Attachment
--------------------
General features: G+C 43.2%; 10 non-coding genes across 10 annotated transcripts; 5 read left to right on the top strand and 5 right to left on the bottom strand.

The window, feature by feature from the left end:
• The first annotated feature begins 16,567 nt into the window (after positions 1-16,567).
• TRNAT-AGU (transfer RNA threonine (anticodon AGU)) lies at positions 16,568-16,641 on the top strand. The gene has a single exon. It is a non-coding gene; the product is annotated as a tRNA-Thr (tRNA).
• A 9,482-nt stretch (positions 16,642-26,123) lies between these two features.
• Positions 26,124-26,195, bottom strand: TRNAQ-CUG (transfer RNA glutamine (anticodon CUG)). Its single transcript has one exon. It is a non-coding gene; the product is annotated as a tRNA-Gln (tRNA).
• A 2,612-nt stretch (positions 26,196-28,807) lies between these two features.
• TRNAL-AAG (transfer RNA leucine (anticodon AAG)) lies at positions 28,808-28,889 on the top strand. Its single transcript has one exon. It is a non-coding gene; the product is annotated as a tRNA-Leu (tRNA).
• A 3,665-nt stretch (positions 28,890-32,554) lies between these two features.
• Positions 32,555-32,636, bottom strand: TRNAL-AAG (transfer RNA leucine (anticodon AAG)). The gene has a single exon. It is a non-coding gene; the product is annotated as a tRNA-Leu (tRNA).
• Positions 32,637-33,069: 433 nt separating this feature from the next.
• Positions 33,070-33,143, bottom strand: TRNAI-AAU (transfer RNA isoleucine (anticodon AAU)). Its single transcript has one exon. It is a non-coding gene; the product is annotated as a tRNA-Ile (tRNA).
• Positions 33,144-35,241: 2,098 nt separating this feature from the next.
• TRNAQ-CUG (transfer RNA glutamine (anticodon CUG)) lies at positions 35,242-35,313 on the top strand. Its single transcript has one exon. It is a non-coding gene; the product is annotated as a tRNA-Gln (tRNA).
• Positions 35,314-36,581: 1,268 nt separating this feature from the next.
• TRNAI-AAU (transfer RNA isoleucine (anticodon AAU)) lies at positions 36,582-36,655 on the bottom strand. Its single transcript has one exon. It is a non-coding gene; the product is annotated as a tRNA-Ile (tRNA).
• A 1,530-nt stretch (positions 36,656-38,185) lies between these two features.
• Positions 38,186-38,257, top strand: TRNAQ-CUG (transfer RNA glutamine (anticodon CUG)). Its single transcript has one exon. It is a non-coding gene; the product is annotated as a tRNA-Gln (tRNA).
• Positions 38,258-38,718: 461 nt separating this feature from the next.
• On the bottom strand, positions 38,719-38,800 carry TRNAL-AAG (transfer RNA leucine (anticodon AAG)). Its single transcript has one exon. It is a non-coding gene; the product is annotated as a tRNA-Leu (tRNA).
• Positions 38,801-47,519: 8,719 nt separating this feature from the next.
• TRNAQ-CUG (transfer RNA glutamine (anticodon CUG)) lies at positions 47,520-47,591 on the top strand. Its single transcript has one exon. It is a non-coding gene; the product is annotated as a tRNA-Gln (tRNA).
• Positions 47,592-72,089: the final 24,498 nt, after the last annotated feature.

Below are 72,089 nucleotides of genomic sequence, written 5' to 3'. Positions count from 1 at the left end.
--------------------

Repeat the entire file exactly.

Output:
General features: G+C 43.2%; 10 non-coding genes across 10 annotated transcripts; 5 read left to right on the top strand and 5 right to left on the bottom strand.

The window, feature by feature from the left end:
• The first annotated feature begins 16,567 nt into the window (after positions 1-16,567).
• TRNAT-AGU (transfer RNA threonine (anticodon AGU)) lies at positions 16,568-16,641 on the top strand. The gene has a single exon. It is a non-coding gene; the product is annotated as a tRNA-Thr (tRNA).
• A 9,482-nt stretch (positions 16,642-26,123) lies between these two features.
• Positions 26,124-26,195, bottom strand: TRNAQ-CUG (transfer RNA glutamine (anticodon CUG)). Its single transcript has one exon. It is a non-coding gene; the product is annotated as a tRNA-Gln (tRNA).
• A 2,612-nt stretch (positions 26,196-28,807) lies between these two features.
• TRNAL-AAG (transfer RNA leucine (anticodon AAG)) lies at positions 28,808-28,889 on the top strand. Its single transcript has one exon. It is a non-coding gene; the product is annotated as a tRNA-Leu (tRNA).
• A 3,665-nt stretch (positions 28,890-32,554) lies between these two features.
• Positions 32,555-32,636, bottom strand: TRNAL-AAG (transfer RNA leucine (anticodon AAG)). The gene has a single exon. It is a non-coding gene; the product is annotated as a tRNA-Leu (tRNA).
• Positions 32,637-33,069: 433 nt separating this feature from the next.
• Positions 33,070-33,143, bottom strand: TRNAI-AAU (transfer RNA isoleucine (anticodon AAU)). Its single transcript has one exon. It is a non-coding gene; the product is annotated as a tRNA-Ile (tRNA).
• Positions 33,144-35,241: 2,098 nt separating this feature from the next.
• TRNAQ-CUG (transfer RNA glutamine (anticodon CUG)) lies at positions 35,242-35,313 on the top strand. Its single transcript has one exon. It is a non-coding gene; the product is annotated as a tRNA-Gln (tRNA).
• Positions 35,314-36,581: 1,268 nt separating this feature from the next.
• TRNAI-AAU (transfer RNA isoleucine (anticodon AAU)) lies at positions 36,582-36,655 on the bottom strand. Its single transcript has one exon. It is a non-coding gene; the product is annotated as a tRNA-Ile (tRNA).
• A 1,530-nt stretch (positions 36,656-38,185) lies between these two features.
• Positions 38,186-38,257, top strand: TRNAQ-CUG (transfer RNA glutamine (anticodon CUG)). Its single transcript has one exon. It is a non-coding gene; the product is annotated as a tRNA-Gln (tRNA).
• Positions 38,258-38,718: 461 nt separating this feature from the next.
• On the bottom strand, positions 38,719-38,800 carry TRNAL-AAG (transfer RNA leucine (anticodon AAG)). Its single transcript has one exon. It is a non-coding gene; the product is annotated as a tRNA-Leu (tRNA).
• Positions 38,801-47,519: 8,719 nt separating this feature from the next.
• TRNAQ-CUG (transfer RNA glutamine (anticodon CUG)) lies at positions 47,520-47,591 on the top strand. Its single transcript has one exon. It is a non-coding gene; the product is annotated as a tRNA-Gln (tRNA).
• Positions 47,592-72,089: the final 24,498 nt, after the last annotated feature.

Below are 72,089 nucleotides of genomic sequence, written 5' to 3'. Positions count from 1 at the left end.